For further reading on the link between hearing loss and diabetes, please visit: http://www.diabetes.org/living-with-diabetes/treatment-and-care/seniors/diabetes-and-hearing-loss.html.

Hearing Loss and Depression

A recent study found that participants with unaddressed hearing loss were more likely to have depression, anxiety, and interpersonal sensitivity. Studies also show that people who seek solutions for their hearing loss experience fewer depressive symptoms, greater social engagement, and improved quality of life.

For further reading on the association between hearing loss and depression, please visit: http://www.audiology.org/publications-resources/document-library/untreated-hearing-loss-linked-depression-social-isolation.

Balance Disorders

Ménière's Disease:

Ménière's Disease, also called Endolymphatic Hydrops, is a condition in which excessive fluid builds up in the inner ear. This condition may cause a fluctuating hearing loss, a plugged sensation in the ear, a roaring or humming tinnitus, and/or severe episodes of vertigo. Ménière's Disease is diagnosed based on symptoms present, results on ECochG testing, and response to treatment. Treatment may include dietary changes to reduce fluid retention (e.g., controlled salt intake), use of diuretics, and sometimes surgery.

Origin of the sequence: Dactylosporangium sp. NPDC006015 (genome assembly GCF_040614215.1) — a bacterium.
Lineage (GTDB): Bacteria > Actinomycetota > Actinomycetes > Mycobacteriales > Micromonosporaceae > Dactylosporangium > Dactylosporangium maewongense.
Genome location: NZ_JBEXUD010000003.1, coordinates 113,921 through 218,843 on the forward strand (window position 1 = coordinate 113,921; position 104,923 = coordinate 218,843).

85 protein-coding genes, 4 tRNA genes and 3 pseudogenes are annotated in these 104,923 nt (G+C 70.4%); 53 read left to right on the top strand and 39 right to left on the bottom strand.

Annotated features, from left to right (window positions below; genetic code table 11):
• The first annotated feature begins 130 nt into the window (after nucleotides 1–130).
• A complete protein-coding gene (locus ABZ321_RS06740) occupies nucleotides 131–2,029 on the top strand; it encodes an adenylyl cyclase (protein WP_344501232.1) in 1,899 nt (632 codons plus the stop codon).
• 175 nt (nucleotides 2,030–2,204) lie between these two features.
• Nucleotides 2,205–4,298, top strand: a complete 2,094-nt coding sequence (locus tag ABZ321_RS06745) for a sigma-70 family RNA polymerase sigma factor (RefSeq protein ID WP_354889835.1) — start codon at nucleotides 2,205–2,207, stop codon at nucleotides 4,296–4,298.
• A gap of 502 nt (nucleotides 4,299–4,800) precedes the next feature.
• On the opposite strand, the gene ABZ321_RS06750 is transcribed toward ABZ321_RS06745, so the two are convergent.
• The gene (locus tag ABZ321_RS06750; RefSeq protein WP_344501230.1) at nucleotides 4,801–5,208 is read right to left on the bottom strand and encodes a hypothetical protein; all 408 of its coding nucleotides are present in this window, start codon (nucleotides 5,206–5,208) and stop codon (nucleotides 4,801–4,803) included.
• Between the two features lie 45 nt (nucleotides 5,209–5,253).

For further information on Ménière's Disease, please visit: http://www.nidcd.nih.gov/health/balance/pages/meniere.aspx.

Benign Paroxysmal Positional Vertigo (BPPV)

BPPV refers to a positional dizziness caused when crystals of the inner ear’s balance system (vestibular system) become dislodged and free-float in the canals of this system. Typical symptoms include brief (20-45 second) episodes of spinning vertigo, which occur every time a person is in a particular position (e.g., when rolling to one side in bed, when tilting head back). BPPV is confirmed with a test called the Dix-Hallpike and is treated using a repositioning maneuver. In many cases, all symptoms resolve after a single treatment session.

For further information on BPPV, please visit: http://vestibular.org/underst anding-vestibular-disorders/types-vestibular-disorders/benign-paroxysmal-positional-vertigo.

Vestibular Labyrinthitis

Vestibular Labyrinthitis is caused by a virus entering and infecting the inner ear’s balance system. This infection may cause severe spinning vertigo that lasts for hours or even days. ENG testing is used to diagnose vestibular labyrinthitis, and treatment may include medication and/or physical therapy exercises. Most individuals find that their symptoms are significantly reduced within the first few weeks and fully resolved within months.

For more information on vestibular labyrinthitis, please visit: http://vestibular.org/labyrinthitis-and-vestibular-neuritis.


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© 2018 Wandzel ENT | Huron Vallery Hearing
Wandzel E.N.T.
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Highland Location

222 W. Highland Rd.
Highland, MI 48357

(248) 889-7600
Howell Location

820 Byron Rd. Ste. 500
Howell, MI 48843

(517) 548-5900